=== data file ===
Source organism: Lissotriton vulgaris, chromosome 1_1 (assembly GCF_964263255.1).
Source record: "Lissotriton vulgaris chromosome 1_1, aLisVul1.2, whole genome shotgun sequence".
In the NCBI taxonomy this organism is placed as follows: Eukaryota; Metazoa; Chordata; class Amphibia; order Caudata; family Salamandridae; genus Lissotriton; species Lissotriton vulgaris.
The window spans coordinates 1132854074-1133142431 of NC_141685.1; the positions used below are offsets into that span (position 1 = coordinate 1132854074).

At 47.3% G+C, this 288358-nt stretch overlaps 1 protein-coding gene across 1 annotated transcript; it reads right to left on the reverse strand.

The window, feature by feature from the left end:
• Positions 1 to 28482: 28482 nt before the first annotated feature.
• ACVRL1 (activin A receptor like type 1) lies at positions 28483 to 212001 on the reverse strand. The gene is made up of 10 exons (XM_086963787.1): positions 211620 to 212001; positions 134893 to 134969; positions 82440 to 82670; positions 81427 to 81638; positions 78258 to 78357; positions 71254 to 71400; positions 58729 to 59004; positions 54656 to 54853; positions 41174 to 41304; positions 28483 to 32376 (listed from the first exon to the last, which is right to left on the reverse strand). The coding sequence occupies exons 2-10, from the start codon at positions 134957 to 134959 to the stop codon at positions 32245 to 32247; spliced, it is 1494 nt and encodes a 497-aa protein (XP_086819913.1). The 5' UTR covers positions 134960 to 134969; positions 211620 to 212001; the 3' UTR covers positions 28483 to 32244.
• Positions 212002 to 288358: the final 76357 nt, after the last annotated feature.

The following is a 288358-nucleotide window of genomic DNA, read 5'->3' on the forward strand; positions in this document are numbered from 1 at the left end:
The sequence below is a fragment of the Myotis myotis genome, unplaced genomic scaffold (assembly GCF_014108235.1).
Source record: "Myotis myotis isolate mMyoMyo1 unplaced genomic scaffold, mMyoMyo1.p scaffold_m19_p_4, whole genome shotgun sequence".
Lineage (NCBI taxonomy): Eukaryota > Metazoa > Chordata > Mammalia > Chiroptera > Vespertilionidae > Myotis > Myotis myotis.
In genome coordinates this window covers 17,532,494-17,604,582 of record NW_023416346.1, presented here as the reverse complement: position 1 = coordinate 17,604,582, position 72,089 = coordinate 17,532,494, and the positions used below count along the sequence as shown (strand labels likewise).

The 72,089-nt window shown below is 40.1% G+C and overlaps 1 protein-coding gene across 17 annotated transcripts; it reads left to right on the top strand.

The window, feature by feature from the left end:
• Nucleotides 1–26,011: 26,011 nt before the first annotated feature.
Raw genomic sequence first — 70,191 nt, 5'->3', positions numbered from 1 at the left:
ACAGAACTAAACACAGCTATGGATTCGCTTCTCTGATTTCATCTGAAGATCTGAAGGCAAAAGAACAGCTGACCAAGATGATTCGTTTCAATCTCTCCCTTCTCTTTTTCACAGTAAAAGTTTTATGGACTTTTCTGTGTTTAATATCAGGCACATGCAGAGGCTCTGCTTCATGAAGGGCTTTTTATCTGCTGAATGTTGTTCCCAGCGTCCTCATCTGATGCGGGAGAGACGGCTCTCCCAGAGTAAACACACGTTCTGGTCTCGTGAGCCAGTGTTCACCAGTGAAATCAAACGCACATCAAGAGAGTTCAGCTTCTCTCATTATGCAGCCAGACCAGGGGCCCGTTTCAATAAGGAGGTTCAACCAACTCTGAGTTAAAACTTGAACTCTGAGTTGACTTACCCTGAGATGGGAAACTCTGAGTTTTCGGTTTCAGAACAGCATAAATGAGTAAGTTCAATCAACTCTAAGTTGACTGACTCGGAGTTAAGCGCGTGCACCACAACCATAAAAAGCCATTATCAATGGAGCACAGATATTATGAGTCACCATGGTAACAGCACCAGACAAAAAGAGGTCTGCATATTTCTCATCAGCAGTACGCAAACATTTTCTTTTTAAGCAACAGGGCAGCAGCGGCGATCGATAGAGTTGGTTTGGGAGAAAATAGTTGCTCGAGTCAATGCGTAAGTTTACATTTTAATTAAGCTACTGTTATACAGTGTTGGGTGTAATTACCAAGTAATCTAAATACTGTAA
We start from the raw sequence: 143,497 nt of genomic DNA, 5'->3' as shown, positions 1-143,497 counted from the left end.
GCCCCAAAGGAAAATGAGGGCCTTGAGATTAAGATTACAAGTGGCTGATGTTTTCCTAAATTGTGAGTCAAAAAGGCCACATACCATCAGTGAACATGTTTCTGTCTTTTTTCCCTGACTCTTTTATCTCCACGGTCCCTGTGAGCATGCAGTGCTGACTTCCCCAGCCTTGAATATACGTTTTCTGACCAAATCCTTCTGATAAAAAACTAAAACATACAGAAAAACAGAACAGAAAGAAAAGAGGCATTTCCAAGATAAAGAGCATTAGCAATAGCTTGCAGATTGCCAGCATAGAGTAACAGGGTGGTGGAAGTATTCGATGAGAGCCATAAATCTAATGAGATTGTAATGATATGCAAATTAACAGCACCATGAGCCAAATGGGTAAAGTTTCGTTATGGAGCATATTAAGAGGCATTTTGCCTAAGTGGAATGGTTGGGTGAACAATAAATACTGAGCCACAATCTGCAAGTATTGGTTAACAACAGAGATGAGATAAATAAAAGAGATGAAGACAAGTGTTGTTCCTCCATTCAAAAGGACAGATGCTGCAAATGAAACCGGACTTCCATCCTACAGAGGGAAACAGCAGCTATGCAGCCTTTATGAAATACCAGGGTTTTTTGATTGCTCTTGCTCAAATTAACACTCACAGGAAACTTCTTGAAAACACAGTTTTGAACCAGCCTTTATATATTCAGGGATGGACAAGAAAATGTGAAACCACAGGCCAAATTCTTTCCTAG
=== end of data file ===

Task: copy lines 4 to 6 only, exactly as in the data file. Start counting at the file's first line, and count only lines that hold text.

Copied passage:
The window spans coordinates 1132854074-1133142431 of NC_141685.1; the positions used below are offsets into that span (position 1 = coordinate 1132854074).

At 47.3% G+C, this 288358-nt stretch overlaps 1 protein-coding gene across 1 annotated transcript; it reads right to left on the reverse strand.

The window, feature by feature from the left end: